18-34 year olds are dominating the discussion in these areas, and sentiment towards the topics of Complex Systems Science and Future of Education is more positive than the other Knowledge Foundations of Future Economics and the Science of the Origins of Life and Synthetic Biology.
Citizens are excited about new forms of education and learning opportunities and see them as necessary to stay relevant. Sentiment around future education is particularly positive in Asia, with a focus on how it can enhance skills and employability. This is driven in part by the general public, which points to strong competition in future job markets. However, there is disagreement on the accessibility of new education formats, with some arguing that they are accessible to all, while others criticise unfair disparities in access to digital platforms. There is also growing interest in understanding social development in wider society, which could be driven by current global crises. But discussions on the importance of social sciences are often limited to experts, suggesting a need for moderation between the two groups.
18-34 year-olds are dominating discussions about future economics, with men participating more often than women. Interestingly, rising automation and the implications for some jobs are not always seen as negative: there are discussions on how digitisation could open up new opportunities, while requiring new skills. Interest in future economies, trade and globalisation has grown considerably in the past 5 years, with a surge in interest during the COVID-19 pandemic. The Suez Canal blockage and the zero-COVID policy in China accelerated discussions around supply chain disruptions caused by single points of failure, and there are growing concerns about the stability of the globalised world as new crises occur. Interest in supply chains is higher on news sites and blogs, the circular economy is discussed more on social media. There is rising interest in the decoupling of economies, with support for less interlinked economies. This would increase resilience but could threaten free trade.
For our new topics, there is a disconnect between discussions on social media versus discussions on news and blogs. Social media discussions carry a stronger negative sentiment and are centred around the origins of life, while news and blogs report more heavily on synthetic biology. Social media discussions are also more influenced by publicity (for example, the publicity surrounding space missions) than by scientific research. Sentiment around the launch of the James Webb telescope is overwhelmingly positive, opening the possibility of using this topic to inform the public about related research.
Unsurprisingly, perhaps, sentiment is generally more positive on professional forums than in the wider public. But it is clear that the term “synthetic” carries a strong negative connotation due to mRNA vaccines against COVID-19: addressing such concerns may help increase public acceptance.
Within the sentiment analysis clouds below each node represents one article and the linkages between dots show relations between topics in the analysed data.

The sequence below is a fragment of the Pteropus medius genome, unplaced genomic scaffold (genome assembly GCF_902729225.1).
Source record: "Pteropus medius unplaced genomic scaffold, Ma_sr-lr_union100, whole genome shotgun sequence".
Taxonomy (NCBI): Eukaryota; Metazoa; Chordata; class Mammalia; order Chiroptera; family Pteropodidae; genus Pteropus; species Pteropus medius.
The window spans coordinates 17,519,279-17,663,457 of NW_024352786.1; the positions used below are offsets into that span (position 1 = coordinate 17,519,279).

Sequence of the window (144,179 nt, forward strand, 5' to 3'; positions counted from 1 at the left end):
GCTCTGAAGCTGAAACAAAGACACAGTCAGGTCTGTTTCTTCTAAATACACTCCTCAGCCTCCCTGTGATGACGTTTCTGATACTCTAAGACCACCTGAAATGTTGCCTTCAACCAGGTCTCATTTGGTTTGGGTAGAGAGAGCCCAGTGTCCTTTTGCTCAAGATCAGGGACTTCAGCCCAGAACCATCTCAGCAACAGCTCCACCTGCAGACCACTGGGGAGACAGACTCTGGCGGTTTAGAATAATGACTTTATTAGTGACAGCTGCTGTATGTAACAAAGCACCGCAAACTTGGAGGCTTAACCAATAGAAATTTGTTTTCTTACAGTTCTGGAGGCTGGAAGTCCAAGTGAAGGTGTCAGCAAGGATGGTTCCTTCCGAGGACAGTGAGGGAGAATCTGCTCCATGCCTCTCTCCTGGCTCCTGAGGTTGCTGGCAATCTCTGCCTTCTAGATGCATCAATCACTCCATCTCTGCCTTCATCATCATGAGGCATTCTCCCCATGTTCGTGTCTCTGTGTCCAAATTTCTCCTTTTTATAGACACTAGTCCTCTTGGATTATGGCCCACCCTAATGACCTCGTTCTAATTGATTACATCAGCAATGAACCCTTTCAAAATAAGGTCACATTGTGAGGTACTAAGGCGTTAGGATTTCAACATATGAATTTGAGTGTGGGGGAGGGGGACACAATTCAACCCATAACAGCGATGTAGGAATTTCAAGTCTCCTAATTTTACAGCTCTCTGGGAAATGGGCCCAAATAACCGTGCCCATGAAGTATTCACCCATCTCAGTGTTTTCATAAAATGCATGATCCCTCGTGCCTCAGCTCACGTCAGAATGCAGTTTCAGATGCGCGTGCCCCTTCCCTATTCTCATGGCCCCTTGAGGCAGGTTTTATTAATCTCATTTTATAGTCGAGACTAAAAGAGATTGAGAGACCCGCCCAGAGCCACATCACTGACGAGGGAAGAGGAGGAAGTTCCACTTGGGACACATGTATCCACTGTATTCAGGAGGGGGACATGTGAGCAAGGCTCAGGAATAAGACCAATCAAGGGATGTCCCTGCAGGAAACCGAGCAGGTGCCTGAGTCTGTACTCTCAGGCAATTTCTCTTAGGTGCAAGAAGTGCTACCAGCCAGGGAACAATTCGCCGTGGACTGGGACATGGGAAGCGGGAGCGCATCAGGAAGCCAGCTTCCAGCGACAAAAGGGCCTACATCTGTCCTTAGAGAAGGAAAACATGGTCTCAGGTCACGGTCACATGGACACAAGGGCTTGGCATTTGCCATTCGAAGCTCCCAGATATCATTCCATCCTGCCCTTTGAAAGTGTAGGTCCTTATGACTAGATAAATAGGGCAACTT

Negative sentiment is centered around:
- mRNA vaccines, thanks to the long-lasting negative implications of the pandemic on the acceptability of synthetic mRNA technology.
- Water resource management and how climate change is exacerbating the risk of flooding and drought.
- The financial implications of supply chain disruptions, particularly for the manufacturing industry.
- Advances in gene editing that could allow scientists to bring back species that have become extinct.
Neutral/mixed sentiment is centered around:
- Single points of failure in supply chains, which have been revealed in recent crises via congestion or shutdown of ports, dependencies on single countries and blockades of trade routes.
- How climate change is affecting farming and what is being done to mitigate its impacts.
- Innovations that are making educational data, including attendance and performance, easier to track: this has triggered conversations about consumer privacy and whether schools have the right to monitor students in this way.
- Whether cognitive function and neuroscience are important to education.
Positive sentiment is centered around:
- New technologies for collecting and generating data that will facilitate discoveries in space exploration and provide insights into the origins of life and the potential for discovering extraterrestrial life forms.
- Investment in platforms that make it easier for other companies to get involved in synthetic biology.
- Foundational advances in synthetic biology, such as development of the first synthetic cells that can divide and multiply, and mimic the behaviour of natural cells.
- Finding pathways to more resilient supply chains, and the circular economy, with first circular businesses (fashion, for example), particularly business opportunities and global cooperation.
- Opportunities to exchange tips about upskilling on social media, new formats to listen to educational topics on-the-go and the increasing ability to track progress.
- New technologies that promise to improve teaching outcomes.
- New academic research publications and reports on computational social science, such as studies that model the effects of controversial social media topics and study human behaviour on apps.